By 2021, 50% of large industrial companies will use digital twin technology to drive the business impact of the IoT economy. This emerging technology offers a powerful way to monitor and control assets and simulate process virtually.
Simply put, a digital twin is a virtual model of a process, product or service. Sensors gather data from the physical object to reconstruct it in the digital space. Artificial intelligence and machine learning enable the analysis of operations represented by the digital model based on the big data generated by the IoT sensor network.
This pairing of physical machines with virtual counterparts allows proactive data analysis and monitoring, thus saving companies precious downtime.
Draup has analyzed the implementation of Digital Twin technology to within three major themes:
- Predictive maintenance to improve and monitor an entire production line
- Business optimization to drive user-centric design using advanced simulation
- Operational efficiency to increase the reliability of equipment & production lines and thus reduce downtime
Even though the technology has existed in some form since 2002, it was only in 2016 that use cases across industries began popping up. It was named as one of the Top 10 Strategic Technology Trends in 2017.
This title is well-deserved since enterprises have been deployed digital twins for diverse use cases such as 1. Medical diagnostics, 2. Factory maintenance, 3. Smart cities, 4. Digital machine–building and several others.
Emerging Trends & Use Cases of Digital Twin Technology
In the automotive, healthcare and aircraft sectors, digital twins are becoming essential tools for optimizing entire manufacturing value chains and innovating new products. While these sectors have always been at the forefront of adopting cutting-edge tech, digital twins have even found their way into consumer technology.
For example, Panasonic has equipped their projectors with a proprietary algorithm that monitors for potential failures using sensors and automatically alerts maintenance staff, thus giving them a lead time to acquire spare parts.
It is clear that Digital Twins, along with data from IoT, can play a key role in the health care sector from cost savings to patient monitoring, preventative maintenance and providing personalized health care.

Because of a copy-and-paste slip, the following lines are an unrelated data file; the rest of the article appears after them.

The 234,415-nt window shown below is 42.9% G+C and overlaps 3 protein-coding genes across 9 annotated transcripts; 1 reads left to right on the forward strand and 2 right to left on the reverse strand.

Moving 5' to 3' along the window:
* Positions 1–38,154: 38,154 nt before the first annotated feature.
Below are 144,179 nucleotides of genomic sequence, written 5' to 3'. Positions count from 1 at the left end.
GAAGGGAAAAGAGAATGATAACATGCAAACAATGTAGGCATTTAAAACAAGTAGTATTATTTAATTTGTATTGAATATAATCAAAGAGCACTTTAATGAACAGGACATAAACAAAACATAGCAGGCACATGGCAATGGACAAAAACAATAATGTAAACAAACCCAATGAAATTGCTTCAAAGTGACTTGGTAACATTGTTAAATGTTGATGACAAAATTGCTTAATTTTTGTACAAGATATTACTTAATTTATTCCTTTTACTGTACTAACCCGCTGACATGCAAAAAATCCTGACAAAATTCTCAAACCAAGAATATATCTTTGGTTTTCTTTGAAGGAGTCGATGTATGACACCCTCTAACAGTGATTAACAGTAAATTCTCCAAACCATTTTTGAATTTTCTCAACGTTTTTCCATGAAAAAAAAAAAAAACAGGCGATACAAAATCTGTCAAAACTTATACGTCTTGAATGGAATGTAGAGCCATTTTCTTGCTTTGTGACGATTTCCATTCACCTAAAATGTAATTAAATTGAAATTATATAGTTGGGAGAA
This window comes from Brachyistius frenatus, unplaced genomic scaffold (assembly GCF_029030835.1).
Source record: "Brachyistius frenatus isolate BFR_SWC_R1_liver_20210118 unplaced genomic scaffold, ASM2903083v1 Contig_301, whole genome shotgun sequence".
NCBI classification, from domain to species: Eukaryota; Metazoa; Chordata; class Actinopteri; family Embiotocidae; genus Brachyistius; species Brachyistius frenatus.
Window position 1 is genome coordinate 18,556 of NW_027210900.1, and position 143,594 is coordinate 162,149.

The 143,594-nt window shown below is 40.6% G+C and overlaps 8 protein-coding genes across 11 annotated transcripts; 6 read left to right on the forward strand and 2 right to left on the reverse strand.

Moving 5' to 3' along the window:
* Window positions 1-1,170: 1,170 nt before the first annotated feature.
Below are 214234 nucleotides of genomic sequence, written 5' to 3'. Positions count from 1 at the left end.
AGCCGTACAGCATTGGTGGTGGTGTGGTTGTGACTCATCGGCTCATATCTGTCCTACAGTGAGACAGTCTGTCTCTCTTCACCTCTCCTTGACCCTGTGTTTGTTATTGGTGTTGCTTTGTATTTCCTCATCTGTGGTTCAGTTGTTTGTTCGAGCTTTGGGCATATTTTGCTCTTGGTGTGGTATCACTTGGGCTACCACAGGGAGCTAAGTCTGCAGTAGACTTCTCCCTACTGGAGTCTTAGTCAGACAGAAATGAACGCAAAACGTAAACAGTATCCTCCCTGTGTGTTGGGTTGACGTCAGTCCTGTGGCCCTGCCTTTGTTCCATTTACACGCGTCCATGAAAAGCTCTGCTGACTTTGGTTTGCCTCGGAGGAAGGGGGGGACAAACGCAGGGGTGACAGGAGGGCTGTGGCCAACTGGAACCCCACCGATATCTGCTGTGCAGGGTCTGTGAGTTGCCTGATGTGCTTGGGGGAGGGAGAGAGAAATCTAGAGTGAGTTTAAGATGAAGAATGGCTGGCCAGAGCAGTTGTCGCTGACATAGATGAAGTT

A digital twin promises an outcome–driven approach to handling the data deluge arising from the patient’s interconnected biology, provider interactions, and the environment.
The technology focuses on identifying genetic reasons for diseases and deploys that valuable information to design pathways for personalized therapy. This, in turn, helps healthcare stakeholders to finetune their medical imaging capabilities, improve population health and deliver precision medicine thanks to cloud-based health care intelligence.
Pioneers in this sphere include United Health Group who have leveraged IoT technology to develop and implement a digital twin for maintenance of patient healthcare data. This digital twin provides each patient’s healthcare data for the past two decades and is accessible within the cloud-based system. The Digital Twin is also used to produce a visual representation of patient healthcare.
Pharma companies are also using digital twin technology to accelerate the development of a COVID-19 vaccine. The exact process is currently proprietary; however, in the future, we can expect the utilization of the technology to pick up the pace.
Another sector that has the widespread use of digital twin technology is manufacturing. Caterpillar is currently developing its own digital twin solution as part of its Digital Mines optimization. Boeing & Airbus have already integrated digital twin technology within their aircraft predictive maintenance operations.
The vast scope of opportunities notwithstanding, digital twin technology also delivers options in allied technologies like Cloud, IoT hardware, & Connectivity solutions.
Scope For Digital Service Providers In Digital Twin
Draup’s extensive survey of the digital twin landscape (downloadable here) indicates surging adoption rates across automotive, aviation, manufacturing, healthcare and media & entertainment.
Some key projects by service providers are below:
- Indian IT major Wipro is currently developing a new product enabling additive manufacturing vision ( 3D Printing) and Digital twin for Product/process as part of Industry 4.0 initiative.
- Tech Mahindra provides consultation services for digital transformation of new product development process and new generation smart manufacturing systems that leverage ML, blockchain & big data analytics to build digital twins
- TCS is currently engaged in building Digital Twin of Industrial Operations and Equipment, execution of field service excellence using Digital Twin, asset models to enable predictive maintenance and margin improvement.
Double Your Investment & Efforts
The Digital Twin market cap is expected to reach ~USD 50 billion by 2026.
Cloud–based Platforms, Cyber Security, Sensor Application development, Additive Manufacturing, Predictive Analytics, Medical Imaging and connected product development are the key opportunity areas for Service Providers trying to gain a slice of the market pie.
With newer opportunity areas in healthcare, digital media & manufacturing emerging each day, enterprises will require robust service providers to supplement their efforts.
Digital Service providers with the right tech stack need to stay on top of industry signals to make the right move and win high-value deals.
Draup tracks business intentions and digital themes across 30+ industries to proactively highlight the use of new-age, emerging technologies. Our proprietary Sales Intelligence platform provides live updates on market movements sector-wise and technology-wise. Users can monitor the dashboard to seize potential use cases arising in the Digital Twin ecosystem & allied technologies.